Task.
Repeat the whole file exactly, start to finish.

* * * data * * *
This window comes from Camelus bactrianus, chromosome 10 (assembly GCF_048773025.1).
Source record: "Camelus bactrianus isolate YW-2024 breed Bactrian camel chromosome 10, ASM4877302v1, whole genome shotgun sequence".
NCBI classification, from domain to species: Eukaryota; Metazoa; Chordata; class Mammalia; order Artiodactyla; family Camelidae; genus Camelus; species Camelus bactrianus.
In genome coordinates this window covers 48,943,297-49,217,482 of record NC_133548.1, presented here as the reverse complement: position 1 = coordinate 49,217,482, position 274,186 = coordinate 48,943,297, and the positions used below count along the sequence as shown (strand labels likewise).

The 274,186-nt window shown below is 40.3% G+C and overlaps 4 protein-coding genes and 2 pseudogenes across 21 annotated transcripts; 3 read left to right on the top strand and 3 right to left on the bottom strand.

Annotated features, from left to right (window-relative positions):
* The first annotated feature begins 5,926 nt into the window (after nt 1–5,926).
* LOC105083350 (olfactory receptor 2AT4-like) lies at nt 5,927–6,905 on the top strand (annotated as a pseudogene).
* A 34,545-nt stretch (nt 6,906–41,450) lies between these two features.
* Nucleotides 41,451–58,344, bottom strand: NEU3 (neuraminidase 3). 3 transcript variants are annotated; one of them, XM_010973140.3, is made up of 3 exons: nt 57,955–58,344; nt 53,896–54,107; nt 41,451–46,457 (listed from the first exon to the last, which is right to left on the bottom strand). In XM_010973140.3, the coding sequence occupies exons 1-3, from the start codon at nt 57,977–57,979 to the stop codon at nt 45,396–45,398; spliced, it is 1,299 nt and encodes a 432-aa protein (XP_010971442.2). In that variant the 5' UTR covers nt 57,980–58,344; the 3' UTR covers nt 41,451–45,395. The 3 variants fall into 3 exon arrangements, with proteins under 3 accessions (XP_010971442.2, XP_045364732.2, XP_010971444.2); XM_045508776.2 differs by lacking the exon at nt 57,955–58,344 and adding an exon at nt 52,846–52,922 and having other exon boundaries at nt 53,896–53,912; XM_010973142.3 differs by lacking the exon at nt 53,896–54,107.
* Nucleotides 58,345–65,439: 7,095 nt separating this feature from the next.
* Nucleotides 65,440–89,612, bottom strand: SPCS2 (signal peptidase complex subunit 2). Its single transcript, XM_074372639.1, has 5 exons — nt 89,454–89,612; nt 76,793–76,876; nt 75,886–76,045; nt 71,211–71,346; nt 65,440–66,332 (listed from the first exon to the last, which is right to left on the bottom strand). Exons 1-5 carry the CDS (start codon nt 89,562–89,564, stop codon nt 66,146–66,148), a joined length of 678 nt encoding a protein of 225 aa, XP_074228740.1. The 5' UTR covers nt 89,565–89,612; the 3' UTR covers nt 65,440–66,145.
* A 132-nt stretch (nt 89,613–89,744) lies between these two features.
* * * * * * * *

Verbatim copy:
This window comes from Camelus bactrianus, chromosome 10 (assembly GCF_048773025.1).
Source record: "Camelus bactrianus isolate YW-2024 breed Bactrian camel chromosome 10, ASM4877302v1, whole genome shotgun sequence".
NCBI classification, from domain to species: Eukaryota; Metazoa; Chordata; class Mammalia; order Artiodactyla; family Camelidae; genus Camelus; species Camelus bactrianus.
In genome coordinates this window covers 48,943,297-49,217,482 of record NC_133548.1, presented here as the reverse complement: position 1 = coordinate 49,217,482, position 274,186 = coordinate 48,943,297, and the positions used below count along the sequence as shown (strand labels likewise).

The 274,186-nt window shown below is 40.3% G+C and overlaps 4 protein-coding genes and 2 pseudogenes across 21 annotated transcripts; 3 read left to right on the top strand and 3 right to left on the bottom strand.

Annotated features, from left to right (window-relative positions):
* The first annotated feature begins 5,926 nt into the window (after nt 1–5,926).
* LOC105083350 (olfactory receptor 2AT4-like) lies at nt 5,927–6,905 on the top strand (annotated as a pseudogene).
* A 34,545-nt stretch (nt 6,906–41,450) lies between these two features.
* Nucleotides 41,451–58,344, bottom strand: NEU3 (neuraminidase 3). 3 transcript variants are annotated; one of them, XM_010973140.3, is made up of 3 exons: nt 57,955–58,344; nt 53,896–54,107; nt 41,451–46,457 (listed from the first exon to the last, which is right to left on the bottom strand). In XM_010973140.3, the coding sequence occupies exons 1-3, from the start codon at nt 57,977–57,979 to the stop codon at nt 45,396–45,398; spliced, it is 1,299 nt and encodes a 432-aa protein (XP_010971442.2). In that variant the 5' UTR covers nt 57,980–58,344; the 3' UTR covers nt 41,451–45,395. The 3 variants fall into 3 exon arrangements, with proteins under 3 accessions (XP_010971442.2, XP_045364732.2, XP_010971444.2); XM_045508776.2 differs by lacking the exon at nt 57,955–58,344 and adding an exon at nt 52,846–52,922 and having other exon boundaries at nt 53,896–53,912; XM_010973142.3 differs by lacking the exon at nt 53,896–54,107.
* Nucleotides 58,345–65,439: 7,095 nt separating this feature from the next.
* Nucleotides 65,440–89,612, bottom strand: SPCS2 (signal peptidase complex subunit 2). Its single transcript, XM_074372639.1, has 5 exons — nt 89,454–89,612; nt 76,793–76,876; nt 75,886–76,045; nt 71,211–71,346; nt 65,440–66,332 (listed from the first exon to the last, which is right to left on the bottom strand). Exons 1-5 carry the CDS (start codon nt 89,562–89,564, stop codon nt 66,146–66,148), a joined length of 678 nt encoding a protein of 225 aa, XP_074228740.1. The 5' UTR covers nt 89,565–89,612; the 3' UTR covers nt 65,440–66,145.
* A 132-nt stretch (nt 89,613–89,744) lies between these two features.